We could go for something like snakes or other common reptiles, but I like the idea of going big with “Dragons” as a potential team name. Some of the NFL’s top stadiums do a fantastic job of creating an epic home environment around their branding (such as the Ravens), and Dragons would certainly be an excellent name to work with in that regard.
The Albuquerque Isotopes are a minor league baseball team, but to be frank the NFL can use a similar name without much issue. The alliteration would be a plus with the Atoms nickname, and New Mexico is the location where the world’s first atomic bomb was exploded as part of the Manhattan Project.
The NHL’s Dallas Stars use the Stars team name, but I’m surprised it’s not used more in sports. It’s very basic, but it works well—especially when considering New Mexico delivers some of the best starry nights in the country. There’s also some connection between New Mexico and outer space rumors (personally, I don’t believe the theories), so that’s something else to keep in mind for the upward-looking stars name.
My intramural flag football team was named the Rogues for a couple of seasons, so I have a soft spot in my heart for it as an option. Rogues just feels like a fit for out west and near a dessert area. Renegades would be a similar potential option.
Any direction makes sense, but Atoms is the narrow choice. Albuquerque Atoms flows nicely, and the history aspect in connection with the atom bomb provides background along with it just sounding good.
As for other former head coaches, I would be targeting Doug Pederson and Dan Quinn. But in real life Pederson landed with Trevor Lawrence in Jacksonville, and Quinn remained in Dallas as the defensive coordinator. I don’t think we could have realistically convinced either of them to lead the Atoms instead. However, Jim Caldwell is a former head coach that did about as good of a job as you could for a struggling Lions franchise (going 11-5, 7-9, 9-7, and 9-7, making the postseason twice) and for whatever reason hasn’t had another shot since then. (And he previously had a 14-win campaign under his belt with Peyton Manning and the Colts.) Caldwell should garner consideration for any NFL head coaching job that opens.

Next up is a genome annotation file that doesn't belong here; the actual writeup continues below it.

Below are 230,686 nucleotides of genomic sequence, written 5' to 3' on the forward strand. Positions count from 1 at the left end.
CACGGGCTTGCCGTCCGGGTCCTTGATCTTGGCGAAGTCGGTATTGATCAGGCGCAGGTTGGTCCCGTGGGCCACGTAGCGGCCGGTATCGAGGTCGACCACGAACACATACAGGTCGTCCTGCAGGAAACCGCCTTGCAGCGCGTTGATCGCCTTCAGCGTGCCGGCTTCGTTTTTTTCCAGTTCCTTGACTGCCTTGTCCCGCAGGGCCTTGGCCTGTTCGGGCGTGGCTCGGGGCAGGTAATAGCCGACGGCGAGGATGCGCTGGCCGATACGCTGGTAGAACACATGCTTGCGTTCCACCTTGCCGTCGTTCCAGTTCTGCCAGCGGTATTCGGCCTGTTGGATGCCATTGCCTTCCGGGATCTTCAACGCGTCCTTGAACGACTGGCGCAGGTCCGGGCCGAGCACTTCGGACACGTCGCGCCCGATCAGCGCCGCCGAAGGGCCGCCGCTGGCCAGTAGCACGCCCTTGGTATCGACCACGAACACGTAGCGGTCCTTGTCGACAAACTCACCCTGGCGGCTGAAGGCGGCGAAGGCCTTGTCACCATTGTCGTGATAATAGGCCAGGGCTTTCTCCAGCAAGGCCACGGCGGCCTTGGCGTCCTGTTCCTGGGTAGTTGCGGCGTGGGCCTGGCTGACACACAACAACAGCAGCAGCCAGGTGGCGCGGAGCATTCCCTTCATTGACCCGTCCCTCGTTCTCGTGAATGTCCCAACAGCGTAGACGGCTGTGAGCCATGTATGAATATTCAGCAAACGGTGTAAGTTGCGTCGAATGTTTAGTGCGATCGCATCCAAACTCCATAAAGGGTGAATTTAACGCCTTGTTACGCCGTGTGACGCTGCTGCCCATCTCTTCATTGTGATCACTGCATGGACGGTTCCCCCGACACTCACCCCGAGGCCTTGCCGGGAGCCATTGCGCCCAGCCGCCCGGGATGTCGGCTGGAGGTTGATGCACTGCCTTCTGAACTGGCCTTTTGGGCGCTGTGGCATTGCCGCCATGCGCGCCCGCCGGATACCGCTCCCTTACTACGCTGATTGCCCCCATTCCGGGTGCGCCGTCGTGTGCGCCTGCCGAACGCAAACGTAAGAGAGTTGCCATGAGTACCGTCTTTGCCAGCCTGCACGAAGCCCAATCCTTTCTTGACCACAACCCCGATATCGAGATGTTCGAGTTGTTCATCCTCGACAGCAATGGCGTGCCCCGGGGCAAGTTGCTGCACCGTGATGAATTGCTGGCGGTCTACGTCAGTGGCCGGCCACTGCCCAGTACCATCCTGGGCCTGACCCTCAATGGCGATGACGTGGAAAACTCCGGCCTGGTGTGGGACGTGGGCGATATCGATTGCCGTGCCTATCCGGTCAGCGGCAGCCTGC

Tom Brady has made it clear that he really likes working with Buccaneers offensive coordinator Byron Leftwich and thinks he deserves to be a head coach, and I’m not going to argue with the G.O.A.T. Leftwich was a productive former NFL quarterback himself, and working with Brady undoubtedly helped him improve and grow as a coach. He might ultimately wait for another opportunity over taking an NFL expansion job, but Leftwich would certainly be on our shortlist.
The job DeMeco Ryans did with the 49ers defense last season was outstanding, helping the unit allow just 18.1 points per game down the stretch while San Francisco went 7-2 in the second half of the regular season after a slow start. It was just Ryans’ first season as a defensive coordinator, and the improvement shown by the Niners defense was encouraging. The former All-American linebacker at Alabama was later called “Mufasa” by former Eagles head coach Chip Kelly for his leadership qualities in Philadelphia, and that leadership should translate well as a head coach.
With Brian Daboll taking the head coaching job for the Giants, Ken Dorsey was elevated to the offensive coordinator in Buffalo. Josh Allen and others have spoken highly of Dorsey, and it’d make sense to interview him and consider having him jump a level to head coach.